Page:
Saddleback church pastor Rick Warren has offered some helpful advice on how to overcome pride – a sin he identifies as “the first and greatest barrier to change in any area of your life.”
In a recent “Daily Hope” devotional titled “To Know Where You’re Going, Evaluate Where You Are”, Warren first emphasized that no one – not even the Pope – has it all together. In fact, the Bible says there’s nothing perfect on Earth except God’s Word, as everything on this planet is broken because of sin.
However, so many people – even Christians – walk around trying to impress people, pretending like they have it all together. This is a problem, Warren contends, as doing so violates Romans 12:3b: “Do not think of yourself more highly than you ought, but rather think of yourself with sober judgment, in accordance with the faith God has distributed to each of you” (NIV).
“If you want to have lasting change in your life, you first have to humbly assess your current state and admit that you don’t have it all together,” he writes. “You have to admit you have a problem with your finances, with your health, or wherever you struggle in your life.”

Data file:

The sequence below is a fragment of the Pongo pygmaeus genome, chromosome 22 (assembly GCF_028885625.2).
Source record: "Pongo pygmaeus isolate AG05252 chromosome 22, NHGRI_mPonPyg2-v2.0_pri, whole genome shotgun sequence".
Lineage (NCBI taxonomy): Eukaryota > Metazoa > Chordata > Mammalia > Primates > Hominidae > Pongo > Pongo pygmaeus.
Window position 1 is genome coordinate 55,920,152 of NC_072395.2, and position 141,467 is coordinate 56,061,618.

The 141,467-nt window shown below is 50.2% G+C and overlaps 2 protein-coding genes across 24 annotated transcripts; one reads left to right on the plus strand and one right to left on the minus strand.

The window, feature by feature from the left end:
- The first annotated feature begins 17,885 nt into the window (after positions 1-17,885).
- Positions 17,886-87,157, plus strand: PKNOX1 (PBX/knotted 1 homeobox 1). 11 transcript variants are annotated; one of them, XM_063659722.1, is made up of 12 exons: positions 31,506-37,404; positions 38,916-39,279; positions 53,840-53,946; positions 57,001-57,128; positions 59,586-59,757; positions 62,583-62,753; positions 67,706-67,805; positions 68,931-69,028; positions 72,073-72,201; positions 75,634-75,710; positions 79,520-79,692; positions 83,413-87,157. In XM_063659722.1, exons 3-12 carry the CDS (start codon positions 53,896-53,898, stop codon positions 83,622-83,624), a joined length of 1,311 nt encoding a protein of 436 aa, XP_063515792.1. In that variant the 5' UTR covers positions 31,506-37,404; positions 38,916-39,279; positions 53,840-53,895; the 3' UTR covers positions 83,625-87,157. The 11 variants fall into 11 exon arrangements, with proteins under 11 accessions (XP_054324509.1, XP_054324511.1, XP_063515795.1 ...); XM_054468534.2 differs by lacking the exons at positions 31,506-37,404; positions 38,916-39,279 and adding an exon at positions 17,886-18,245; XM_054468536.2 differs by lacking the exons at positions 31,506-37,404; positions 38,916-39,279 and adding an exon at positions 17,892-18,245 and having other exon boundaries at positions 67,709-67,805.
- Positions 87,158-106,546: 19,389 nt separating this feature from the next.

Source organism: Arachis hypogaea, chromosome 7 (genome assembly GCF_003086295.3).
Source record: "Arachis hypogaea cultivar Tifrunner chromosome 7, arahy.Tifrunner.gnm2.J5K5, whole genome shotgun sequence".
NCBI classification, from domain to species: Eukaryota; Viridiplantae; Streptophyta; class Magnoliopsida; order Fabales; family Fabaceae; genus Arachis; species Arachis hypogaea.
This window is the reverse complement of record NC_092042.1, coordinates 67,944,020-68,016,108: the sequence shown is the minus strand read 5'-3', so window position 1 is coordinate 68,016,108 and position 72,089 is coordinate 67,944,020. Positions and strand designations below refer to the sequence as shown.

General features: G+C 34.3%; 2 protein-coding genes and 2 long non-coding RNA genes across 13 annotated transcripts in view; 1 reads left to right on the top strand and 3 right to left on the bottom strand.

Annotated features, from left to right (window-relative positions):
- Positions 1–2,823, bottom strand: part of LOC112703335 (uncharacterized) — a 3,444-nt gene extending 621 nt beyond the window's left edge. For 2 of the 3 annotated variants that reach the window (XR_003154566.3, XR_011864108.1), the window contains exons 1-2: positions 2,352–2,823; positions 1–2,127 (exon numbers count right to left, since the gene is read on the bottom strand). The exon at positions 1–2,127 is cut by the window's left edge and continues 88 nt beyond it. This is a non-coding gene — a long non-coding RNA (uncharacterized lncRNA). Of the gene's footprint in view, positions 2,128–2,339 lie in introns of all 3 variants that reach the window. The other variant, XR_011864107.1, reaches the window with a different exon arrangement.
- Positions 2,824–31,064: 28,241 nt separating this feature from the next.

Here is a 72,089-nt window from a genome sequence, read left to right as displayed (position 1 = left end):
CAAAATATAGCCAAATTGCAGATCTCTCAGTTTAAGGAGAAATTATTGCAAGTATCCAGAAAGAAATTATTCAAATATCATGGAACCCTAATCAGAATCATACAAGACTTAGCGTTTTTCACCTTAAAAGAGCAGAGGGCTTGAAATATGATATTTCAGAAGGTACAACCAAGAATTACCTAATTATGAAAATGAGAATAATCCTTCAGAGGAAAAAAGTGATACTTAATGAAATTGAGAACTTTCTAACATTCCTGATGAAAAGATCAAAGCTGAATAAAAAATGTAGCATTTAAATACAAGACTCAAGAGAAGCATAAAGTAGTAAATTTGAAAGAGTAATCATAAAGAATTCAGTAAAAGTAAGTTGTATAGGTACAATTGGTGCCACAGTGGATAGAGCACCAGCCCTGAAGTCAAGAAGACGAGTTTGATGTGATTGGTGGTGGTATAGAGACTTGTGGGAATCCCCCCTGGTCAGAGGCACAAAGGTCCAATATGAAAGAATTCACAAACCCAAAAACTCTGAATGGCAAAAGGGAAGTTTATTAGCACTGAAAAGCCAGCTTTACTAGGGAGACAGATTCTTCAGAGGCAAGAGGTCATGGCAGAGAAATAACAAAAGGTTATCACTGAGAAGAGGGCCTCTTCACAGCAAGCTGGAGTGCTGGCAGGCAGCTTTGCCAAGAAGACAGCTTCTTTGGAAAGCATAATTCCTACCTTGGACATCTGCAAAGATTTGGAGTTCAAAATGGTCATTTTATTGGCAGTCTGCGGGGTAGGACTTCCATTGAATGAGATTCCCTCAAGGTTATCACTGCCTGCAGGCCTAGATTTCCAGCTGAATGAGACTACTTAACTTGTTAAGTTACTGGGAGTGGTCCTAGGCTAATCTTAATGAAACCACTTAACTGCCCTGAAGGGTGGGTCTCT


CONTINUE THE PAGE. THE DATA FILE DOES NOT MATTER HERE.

Warren asks his readers if they have the courage to ask others, “Where do I need to change?”
“Why is this so important?” he asks. “Because you can only manage what you measure. If you don’t know the measure of your faith, you can’t grow in your faith. If you don’t know the measure of your health, you can’t develop and grow in health. If you don’t know the measure of where you are financially, you can’t set financial goals. If you don’t know the measure of where you are spiritually or vocationally or relationally, then you can’t grow in those areas. You can only manage what you measure.”
It’s also important to record progress in a journal, Warren says, whether it’s health goals, financial goals, or any other kind of goal.
“Evaluate where you are so that you can know where you should go,” he concludes.
In an earlier devotional, the Saddleback Church pastor advised readers who want to learn humility and overcome pride to simply spend time with Jesus.
“He is humble,” he explained. “He wants a relationship with you. He wants you to spend time with him in prayer and reading his Word and talking to him. He is humble, and as you get to know him, you’ll become more like him,” he wrote, quoting Philippians 2:3b, 5-6: “Be humble and give more honor to others than to yourselves …. You must have the same attitude that Christ Jesus had. Though he was God, he did not think of equality with God as something to cling to.”
He concluded: “No one has done anything more humble than Jesus, coming from Heaven to Earth to become a man, live for us, give his life for us, and be resurrected for us. When you spend time around him, it makes you more humble, and that builds your relationships.”